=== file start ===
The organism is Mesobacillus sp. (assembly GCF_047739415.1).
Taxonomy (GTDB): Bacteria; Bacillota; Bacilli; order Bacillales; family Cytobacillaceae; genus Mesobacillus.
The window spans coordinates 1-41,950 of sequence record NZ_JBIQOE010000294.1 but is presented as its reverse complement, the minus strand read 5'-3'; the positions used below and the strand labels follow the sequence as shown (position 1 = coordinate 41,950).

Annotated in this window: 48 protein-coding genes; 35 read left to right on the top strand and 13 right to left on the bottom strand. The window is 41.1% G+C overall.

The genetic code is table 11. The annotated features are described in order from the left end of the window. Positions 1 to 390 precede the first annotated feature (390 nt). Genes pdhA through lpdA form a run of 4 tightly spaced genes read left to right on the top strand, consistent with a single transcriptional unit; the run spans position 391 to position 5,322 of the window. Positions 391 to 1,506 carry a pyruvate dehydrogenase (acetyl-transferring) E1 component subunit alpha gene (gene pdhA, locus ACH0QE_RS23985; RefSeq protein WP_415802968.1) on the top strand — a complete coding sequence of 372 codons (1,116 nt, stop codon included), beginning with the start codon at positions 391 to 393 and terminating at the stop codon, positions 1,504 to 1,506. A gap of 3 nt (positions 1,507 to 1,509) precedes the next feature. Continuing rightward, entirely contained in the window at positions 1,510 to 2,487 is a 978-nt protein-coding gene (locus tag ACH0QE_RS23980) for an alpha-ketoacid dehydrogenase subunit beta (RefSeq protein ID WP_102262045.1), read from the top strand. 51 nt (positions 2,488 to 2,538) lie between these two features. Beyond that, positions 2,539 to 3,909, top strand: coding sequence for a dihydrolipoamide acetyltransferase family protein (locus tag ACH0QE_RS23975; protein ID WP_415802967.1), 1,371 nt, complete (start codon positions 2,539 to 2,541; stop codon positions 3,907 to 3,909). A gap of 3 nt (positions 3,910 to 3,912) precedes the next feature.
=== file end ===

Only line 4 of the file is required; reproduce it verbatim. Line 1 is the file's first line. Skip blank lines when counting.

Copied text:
Annotated in this window: 48 protein-coding genes; 35 read left to right on the top strand and 13 right to left on the bottom strand. The window is 41.1% G+C overall.